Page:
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Some leading thoroughfares of man
In wood-path, track, or trail began;
Though threading heart of proudest town,
They follow in controlling grade
A hint or dictate, nature's own,
By man, as by the brute, obeyed.
Within Jerusalem a lane,
Narrow, nor less an artery main
(Though little knoweth it of din),
In parts suggests such origin.
The restoration or repair,
Successive through long ages there,
Of city upon city tumbled,
Might scarce divert that thoroughfare,
Whose hill abideth yet unhumbled
Above the valley-side it meets.
Pronounce its name, this natural street's:
The Via Crucis—even the way
Tradition claims to be the one
Trod on that Friday far away
By Him our pure exemplar shown.
'Tis Whitsun-tide. From paths without,
Through Stephen's gate—by many a vein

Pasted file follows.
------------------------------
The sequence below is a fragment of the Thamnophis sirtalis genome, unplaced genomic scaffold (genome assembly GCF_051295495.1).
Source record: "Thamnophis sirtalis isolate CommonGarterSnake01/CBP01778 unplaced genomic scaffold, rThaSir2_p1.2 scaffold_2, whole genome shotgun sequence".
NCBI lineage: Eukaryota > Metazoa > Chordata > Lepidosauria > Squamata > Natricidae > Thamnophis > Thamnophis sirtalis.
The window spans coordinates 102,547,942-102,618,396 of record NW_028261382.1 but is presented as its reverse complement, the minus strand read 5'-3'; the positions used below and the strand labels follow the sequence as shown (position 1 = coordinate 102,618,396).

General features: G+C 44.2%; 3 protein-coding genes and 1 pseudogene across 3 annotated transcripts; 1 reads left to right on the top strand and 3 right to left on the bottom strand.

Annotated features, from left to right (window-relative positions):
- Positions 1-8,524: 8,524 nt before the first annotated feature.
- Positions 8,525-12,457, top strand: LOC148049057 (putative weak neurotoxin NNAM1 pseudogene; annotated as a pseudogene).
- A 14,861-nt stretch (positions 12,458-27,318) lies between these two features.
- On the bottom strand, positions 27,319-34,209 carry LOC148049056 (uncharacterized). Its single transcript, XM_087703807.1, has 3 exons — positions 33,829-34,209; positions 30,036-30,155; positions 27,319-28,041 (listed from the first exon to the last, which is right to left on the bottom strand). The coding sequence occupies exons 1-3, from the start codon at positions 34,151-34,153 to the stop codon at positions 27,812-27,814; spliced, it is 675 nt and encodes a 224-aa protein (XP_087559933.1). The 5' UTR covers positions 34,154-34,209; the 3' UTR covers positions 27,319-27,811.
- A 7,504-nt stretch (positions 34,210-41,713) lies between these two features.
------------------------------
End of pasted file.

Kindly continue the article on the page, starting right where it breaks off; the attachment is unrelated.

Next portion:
Convergent brought within this lane,
Ere sun-down shut the loiterer out—
As 'twere a frieze, behold the train!
Bowed water-carriers; Jews with staves,
Infirm gray monks; over-loaded slaves;
Turk soldiers—young, with home-sick eyes;


A Bey, bereaved through luxuries;
Strangers and exiles; Moslem dames
Long-veiled in monumental white,
Dumb from the mounds which memory claims;
A half-starved vagrant Edomite;
Sore-footed Arab girls, which toil
Depressed under heap of garden-spoil;
The patient ass with panniered urn;
Sour camels humped by heaven and man,
Whose languid necks through habit turn
For ease—for ease they hardly gain.
In varied forms of fate they wend—
Or man or animal, 'tis one:
Cross-bearers all, alike they tend
And follow, slowly follow on.
But, lagging after, who is he
Called early every hope to test,
And now, at close of rarer quest,
Finds so much more the heavier tree?
From slopes whence even Echo's gone,
Wending, he murmurs in low tone:
“They wire the world—far under sea
They talk; but never comes to me
A message from beneath the stone.”
Dusked Olivet he leaves behind,
And, taking now a slender wynd,
Vanishes in the obscurer town.